With Windows Azure now commercially launched, Microsoft is looking for some new ways to fill up its cloud.
The software maker on Thursday announced a deal in which it will work with the National Science Foundation to find cloud computing projects that could benefit from free access to Windows Azure. Those chosen by the NSF will get three years of free Azure access and support.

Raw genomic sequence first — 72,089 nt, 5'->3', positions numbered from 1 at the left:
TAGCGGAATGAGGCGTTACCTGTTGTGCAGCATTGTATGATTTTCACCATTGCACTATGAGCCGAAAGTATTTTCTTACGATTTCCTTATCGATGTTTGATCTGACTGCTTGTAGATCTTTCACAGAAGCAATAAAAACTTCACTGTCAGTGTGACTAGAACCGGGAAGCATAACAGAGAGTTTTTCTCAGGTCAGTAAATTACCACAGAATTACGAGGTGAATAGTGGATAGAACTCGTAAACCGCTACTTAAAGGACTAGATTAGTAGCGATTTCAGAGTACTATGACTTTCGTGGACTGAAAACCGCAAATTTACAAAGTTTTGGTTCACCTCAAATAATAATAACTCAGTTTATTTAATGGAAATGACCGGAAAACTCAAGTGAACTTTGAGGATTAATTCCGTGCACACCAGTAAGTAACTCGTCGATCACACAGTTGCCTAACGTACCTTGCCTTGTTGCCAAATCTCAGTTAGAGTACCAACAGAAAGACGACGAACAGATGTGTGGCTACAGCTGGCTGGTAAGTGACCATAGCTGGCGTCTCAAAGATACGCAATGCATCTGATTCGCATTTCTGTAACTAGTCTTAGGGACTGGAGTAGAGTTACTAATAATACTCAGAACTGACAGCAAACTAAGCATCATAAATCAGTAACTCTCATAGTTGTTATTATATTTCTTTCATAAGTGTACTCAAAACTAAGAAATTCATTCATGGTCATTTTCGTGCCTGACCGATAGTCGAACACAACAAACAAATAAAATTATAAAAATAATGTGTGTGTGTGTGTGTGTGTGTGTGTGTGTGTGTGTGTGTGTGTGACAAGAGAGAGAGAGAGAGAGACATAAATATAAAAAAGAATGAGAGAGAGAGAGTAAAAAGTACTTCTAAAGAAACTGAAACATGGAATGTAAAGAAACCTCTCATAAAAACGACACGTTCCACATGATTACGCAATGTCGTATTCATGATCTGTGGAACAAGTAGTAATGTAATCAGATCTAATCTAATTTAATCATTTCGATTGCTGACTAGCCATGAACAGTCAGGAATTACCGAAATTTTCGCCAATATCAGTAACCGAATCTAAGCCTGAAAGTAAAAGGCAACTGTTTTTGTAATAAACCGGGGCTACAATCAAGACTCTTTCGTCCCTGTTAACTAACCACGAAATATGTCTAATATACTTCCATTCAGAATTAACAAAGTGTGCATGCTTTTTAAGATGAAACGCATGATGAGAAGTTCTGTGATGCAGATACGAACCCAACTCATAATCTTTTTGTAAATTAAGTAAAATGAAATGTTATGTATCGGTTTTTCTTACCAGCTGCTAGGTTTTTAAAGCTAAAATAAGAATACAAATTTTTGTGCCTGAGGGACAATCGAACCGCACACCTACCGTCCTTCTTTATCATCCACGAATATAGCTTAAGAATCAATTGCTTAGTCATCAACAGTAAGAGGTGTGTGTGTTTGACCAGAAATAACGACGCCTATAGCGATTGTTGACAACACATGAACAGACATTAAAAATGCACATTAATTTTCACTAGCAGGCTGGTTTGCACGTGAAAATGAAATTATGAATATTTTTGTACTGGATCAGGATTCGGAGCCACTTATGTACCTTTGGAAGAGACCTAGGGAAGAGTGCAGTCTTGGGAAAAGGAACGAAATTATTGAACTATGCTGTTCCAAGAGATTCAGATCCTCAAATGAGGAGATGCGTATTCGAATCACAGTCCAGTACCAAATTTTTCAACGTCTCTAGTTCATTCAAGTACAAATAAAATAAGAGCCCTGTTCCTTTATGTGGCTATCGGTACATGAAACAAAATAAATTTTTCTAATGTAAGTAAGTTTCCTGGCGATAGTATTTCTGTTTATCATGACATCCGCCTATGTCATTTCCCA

"Cloud computing can transform how research is conducted, accelerating scientific exploration, discovery and results," Microsoft Vice President Dan Reed said in a statement. "These grants will also help researchers explore rich and diverse multidisciplinary data on a large scale."
Microsoft unveiled Windows Azure in October 2008 and finalized its product late last year, although customers .